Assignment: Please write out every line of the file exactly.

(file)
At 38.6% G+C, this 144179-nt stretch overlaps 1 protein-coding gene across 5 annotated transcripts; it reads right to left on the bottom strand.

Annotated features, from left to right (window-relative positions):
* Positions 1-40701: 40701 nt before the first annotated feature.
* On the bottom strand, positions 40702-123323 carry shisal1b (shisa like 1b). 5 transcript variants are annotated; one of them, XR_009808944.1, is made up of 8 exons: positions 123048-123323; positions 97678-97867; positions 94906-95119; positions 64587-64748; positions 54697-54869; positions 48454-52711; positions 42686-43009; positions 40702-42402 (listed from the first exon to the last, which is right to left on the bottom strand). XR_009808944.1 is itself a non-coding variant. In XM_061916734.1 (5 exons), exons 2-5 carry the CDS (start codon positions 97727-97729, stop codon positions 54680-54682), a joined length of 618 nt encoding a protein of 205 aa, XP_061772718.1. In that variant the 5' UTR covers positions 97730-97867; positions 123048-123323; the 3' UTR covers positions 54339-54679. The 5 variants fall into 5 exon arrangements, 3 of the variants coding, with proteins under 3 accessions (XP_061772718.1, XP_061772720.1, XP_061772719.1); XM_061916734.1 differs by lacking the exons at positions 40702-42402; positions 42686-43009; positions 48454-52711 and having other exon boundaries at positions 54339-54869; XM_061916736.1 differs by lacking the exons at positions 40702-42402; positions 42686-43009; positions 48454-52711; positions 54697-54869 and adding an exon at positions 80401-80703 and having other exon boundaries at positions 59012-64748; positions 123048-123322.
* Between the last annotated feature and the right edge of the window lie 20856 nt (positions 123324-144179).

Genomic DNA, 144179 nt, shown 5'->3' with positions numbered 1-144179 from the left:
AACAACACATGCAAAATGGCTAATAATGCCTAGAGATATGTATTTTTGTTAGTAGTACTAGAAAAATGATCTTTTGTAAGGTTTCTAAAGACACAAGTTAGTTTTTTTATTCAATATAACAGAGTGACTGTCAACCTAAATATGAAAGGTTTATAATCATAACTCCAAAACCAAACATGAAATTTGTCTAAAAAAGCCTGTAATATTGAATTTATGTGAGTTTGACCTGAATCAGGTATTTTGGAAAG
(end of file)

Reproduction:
At 38.6% G+C, this 144179-nt stretch overlaps 1 protein-coding gene across 5 annotated transcripts; it reads right to left on the bottom strand.

Annotated features, from left to right (window-relative positions):
* Positions 1-40701: 40701 nt before the first annotated feature.
* On the bottom strand, positions 40702-123323 carry shisal1b (shisa like 1b). 5 transcript variants are annotated; one of them, XR_009808944.1, is made up of 8 exons: positions 123048-123323; positions 97678-97867; positions 94906-95119; positions 64587-64748; positions 54697-54869; positions 48454-52711; positions 42686-43009; positions 40702-42402 (listed from the first exon to the last, which is right to left on the bottom strand). XR_009808944.1 is itself a non-coding variant. In XM_061916734.1 (5 exons), exons 2-5 carry the CDS (start codon positions 97727-97729, stop codon positions 54680-54682), a joined length of 618 nt encoding a protein of 205 aa, XP_061772718.1. In that variant the 5' UTR covers positions 97730-97867; positions 123048-123323; the 3' UTR covers positions 54339-54679. The 5 variants fall into 5 exon arrangements, 3 of the variants coding, with proteins under 3 accessions (XP_061772718.1, XP_061772720.1, XP_061772719.1); XM_061916734.1 differs by lacking the exons at positions 40702-42402; positions 42686-43009; positions 48454-52711 and having other exon boundaries at positions 54339-54869; XM_061916736.1 differs by lacking the exons at positions 40702-42402; positions 42686-43009; positions 48454-52711; positions 54697-54869 and adding an exon at positions 80401-80703 and having other exon boundaries at positions 59012-64748; positions 123048-123322.
* Between the last annotated feature and the right edge of the window lie 20856 nt (positions 123324-144179).

Genomic DNA, 144179 nt, shown 5'->3' with positions numbered 1-144179 from the left:
AACAACACATGCAAAATGGCTAATAATGCCTAGAGATATGTATTTTTGTTAGTAGTACTAGAAAAATGATCTTTTGTAAGGTTTCTAAAGACACAAGTTAGTTTTTTTATTCAATATAACAGAGTGACTGTCAACCTAAATATGAAAGGTTTATAATCATAACTCCAAAACCAAACATGAAATTTGTCTAAAAAAGCCTGTAATATTGAATTTATGTGAGTTTGACCTGAATCAGGTATTTTGGAAAG